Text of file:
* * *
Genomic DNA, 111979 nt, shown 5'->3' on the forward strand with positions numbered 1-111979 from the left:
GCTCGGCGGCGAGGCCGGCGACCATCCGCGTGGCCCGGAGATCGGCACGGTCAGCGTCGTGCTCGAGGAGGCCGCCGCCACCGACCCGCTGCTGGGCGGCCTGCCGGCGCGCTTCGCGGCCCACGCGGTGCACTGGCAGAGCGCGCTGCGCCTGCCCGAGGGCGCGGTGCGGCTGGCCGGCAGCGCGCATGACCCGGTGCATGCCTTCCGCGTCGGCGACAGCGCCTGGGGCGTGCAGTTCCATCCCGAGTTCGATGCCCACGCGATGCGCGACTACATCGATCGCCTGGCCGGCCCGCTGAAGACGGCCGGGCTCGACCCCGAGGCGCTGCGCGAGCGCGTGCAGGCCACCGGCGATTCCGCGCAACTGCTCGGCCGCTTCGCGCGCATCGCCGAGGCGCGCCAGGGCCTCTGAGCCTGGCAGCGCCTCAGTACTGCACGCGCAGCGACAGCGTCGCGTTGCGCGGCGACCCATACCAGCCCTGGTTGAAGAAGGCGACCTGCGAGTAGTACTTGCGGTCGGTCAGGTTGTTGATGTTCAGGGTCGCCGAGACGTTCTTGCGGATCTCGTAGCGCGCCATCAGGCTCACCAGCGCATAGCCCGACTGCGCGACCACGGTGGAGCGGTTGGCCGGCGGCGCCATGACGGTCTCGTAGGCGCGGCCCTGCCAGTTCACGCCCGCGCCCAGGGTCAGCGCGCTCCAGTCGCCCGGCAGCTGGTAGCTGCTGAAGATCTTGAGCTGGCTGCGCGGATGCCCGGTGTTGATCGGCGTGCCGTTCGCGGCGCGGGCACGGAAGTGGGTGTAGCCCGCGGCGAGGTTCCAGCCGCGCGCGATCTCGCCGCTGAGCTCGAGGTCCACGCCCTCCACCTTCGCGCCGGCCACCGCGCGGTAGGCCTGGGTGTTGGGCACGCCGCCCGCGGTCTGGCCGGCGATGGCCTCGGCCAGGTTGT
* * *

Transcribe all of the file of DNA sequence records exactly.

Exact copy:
Genomic DNA, 111979 nt, shown 5'->3' on the forward strand with positions numbered 1-111979 from the left:
GCTCGGCGGCGAGGCCGGCGACCATCCGCGTGGCCCGGAGATCGGCACGGTCAGCGTCGTGCTCGAGGAGGCCGCCGCCACCGACCCGCTGCTGGGCGGCCTGCCGGCGCGCTTCGCGGCCCACGCGGTGCACTGGCAGAGCGCGCTGCGCCTGCCCGAGGGCGCGGTGCGGCTGGCCGGCAGCGCGCATGACCCGGTGCATGCCTTCCGCGTCGGCGACAGCGCCTGGGGCGTGCAGTTCCATCCCGAGTTCGATGCCCACGCGATGCGCGACTACATCGATCGCCTGGCCGGCCCGCTGAAGACGGCCGGGCTCGACCCCGAGGCGCTGCGCGAGCGCGTGCAGGCCACCGGCGATTCCGCGCAACTGCTCGGCCGCTTCGCGCGCATCGCCGAGGCGCGCCAGGGCCTCTGAGCCTGGCAGCGCCTCAGTACTGCACGCGCAGCGACAGCGTCGCGTTGCGCGGCGACCCATACCAGCCCTGGTTGAAGAAGGCGACCTGCGAGTAGTACTTGCGGTCGGTCAGGTTGTTGATGTTCAGGGTCGCCGAGACGTTCTTGCGGATCTCGTAGCGCGCCATCAGGCTCACCAGCGCATAGCCCGACTGCGCGACCACGGTGGAGCGGTTGGCCGGCGGCGCCATGACGGTCTCGTAGGCGCGGCCCTGCCAGTTCACGCCCGCGCCCAGGGTCAGCGCGCTCCAGTCGCCCGGCAGCTGGTAGCTGCTGAAGATCTTGAGCTGGCTGCGCGGATGCCCGGTGTTGATCGGCGTGCCGTTCGCGGCGCGGGCACGGAAGTGGGTGTAGCCCGCGGCGAGGTTCCAGCCGCGCGCGATCTCGCCGCTGAGCTCGAGGTCCACGCCCTCCACCTTCGCGCCGGCCACCGCGCGGTAGGCCTGGGTGTTGGGCACGCCGCCCGCGGTCTGGCCGGCGATGGCCTCGGCCAGGTTGT